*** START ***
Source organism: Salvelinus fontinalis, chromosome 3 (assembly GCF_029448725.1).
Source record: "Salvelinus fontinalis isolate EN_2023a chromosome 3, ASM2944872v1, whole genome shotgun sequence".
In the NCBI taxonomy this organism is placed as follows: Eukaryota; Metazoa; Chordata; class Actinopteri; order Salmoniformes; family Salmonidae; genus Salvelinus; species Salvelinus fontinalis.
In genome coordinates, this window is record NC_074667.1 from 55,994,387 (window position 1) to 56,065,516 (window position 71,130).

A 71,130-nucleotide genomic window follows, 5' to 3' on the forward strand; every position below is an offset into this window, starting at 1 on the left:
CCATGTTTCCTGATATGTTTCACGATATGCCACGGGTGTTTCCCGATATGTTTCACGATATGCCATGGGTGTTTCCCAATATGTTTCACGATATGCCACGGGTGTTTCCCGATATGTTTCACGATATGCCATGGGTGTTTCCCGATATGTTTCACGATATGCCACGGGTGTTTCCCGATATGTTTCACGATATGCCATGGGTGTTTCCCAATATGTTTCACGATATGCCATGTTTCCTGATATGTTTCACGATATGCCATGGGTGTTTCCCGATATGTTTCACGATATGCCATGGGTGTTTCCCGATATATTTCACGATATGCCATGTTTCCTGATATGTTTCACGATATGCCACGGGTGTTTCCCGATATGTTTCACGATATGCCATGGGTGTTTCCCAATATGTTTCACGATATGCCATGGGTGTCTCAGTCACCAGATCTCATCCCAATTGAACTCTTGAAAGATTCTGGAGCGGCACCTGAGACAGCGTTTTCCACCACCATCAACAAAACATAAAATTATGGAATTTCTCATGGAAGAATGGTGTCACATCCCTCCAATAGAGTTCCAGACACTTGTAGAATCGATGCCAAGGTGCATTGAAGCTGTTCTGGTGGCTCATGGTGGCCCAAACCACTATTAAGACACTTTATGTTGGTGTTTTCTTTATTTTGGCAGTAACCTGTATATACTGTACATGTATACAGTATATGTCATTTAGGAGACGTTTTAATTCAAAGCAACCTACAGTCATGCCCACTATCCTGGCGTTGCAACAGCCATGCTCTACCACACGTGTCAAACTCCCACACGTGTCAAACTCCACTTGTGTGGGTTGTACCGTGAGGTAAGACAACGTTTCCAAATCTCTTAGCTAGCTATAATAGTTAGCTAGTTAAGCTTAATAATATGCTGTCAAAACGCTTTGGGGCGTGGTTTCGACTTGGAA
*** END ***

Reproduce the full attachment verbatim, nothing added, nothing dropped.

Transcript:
Source organism: Salvelinus fontinalis, chromosome 3 (assembly GCF_029448725.1).
Source record: "Salvelinus fontinalis isolate EN_2023a chromosome 3, ASM2944872v1, whole genome shotgun sequence".
In the NCBI taxonomy this organism is placed as follows: Eukaryota; Metazoa; Chordata; class Actinopteri; order Salmoniformes; family Salmonidae; genus Salvelinus; species Salvelinus fontinalis.
In genome coordinates, this window is record NC_074667.1 from 55,994,387 (window position 1) to 56,065,516 (window position 71,130).

A 71,130-nucleotide genomic window follows, 5' to 3' on the forward strand; every position below is an offset into this window, starting at 1 on the left:
CCATGTTTCCTGATATGTTTCACGATATGCCACGGGTGTTTCCCGATATGTTTCACGATATGCCATGGGTGTTTCCCAATATGTTTCACGATATGCCACGGGTGTTTCCCGATATGTTTCACGATATGCCATGGGTGTTTCCCGATATGTTTCACGATATGCCACGGGTGTTTCCCGATATGTTTCACGATATGCCATGGGTGTTTCCCAATATGTTTCACGATATGCCATGTTTCCTGATATGTTTCACGATATGCCATGGGTGTTTCCCGATATGTTTCACGATATGCCATGGGTGTTTCCCGATATATTTCACGATATGCCATGTTTCCTGATATGTTTCACGATATGCCACGGGTGTTTCCCGATATGTTTCACGATATGCCATGGGTGTTTCCCAATATGTTTCACGATATGCCATGGGTGTCTCAGTCACCAGATCTCATCCCAATTGAACTCTTGAAAGATTCTGGAGCGGCACCTGAGACAGCGTTTTCCACCACCATCAACAAAACATAAAATTATGGAATTTCTCATGGAAGAATGGTGTCACATCCCTCCAATAGAGTTCCAGACACTTGTAGAATCGATGCCAAGGTGCATTGAAGCTGTTCTGGTGGCTCATGGTGGCCCAAACCACTATTAAGACACTTTATGTTGGTGTTTTCTTTATTTTGGCAGTAACCTGTATATACTGTACATGTATACAGTATATGTCATTTAGGAGACGTTTTAATTCAAAGCAACCTACAGTCATGCCCACTATCCTGGCGTTGCAACAGCCATGCTCTACCACACGTGTCAAACTCCCACACGTGTCAAACTCCACTTGTGTGGGTTGTACCGTGAGGTAAGACAACGTTTCCAAATCTCTTAGCTAGCTATAATAGTTAGCTAGTTAAGCTTAATAATATGCTGTCAAAACGCTTTGGGGCGTGGTTTCGACTTGGAA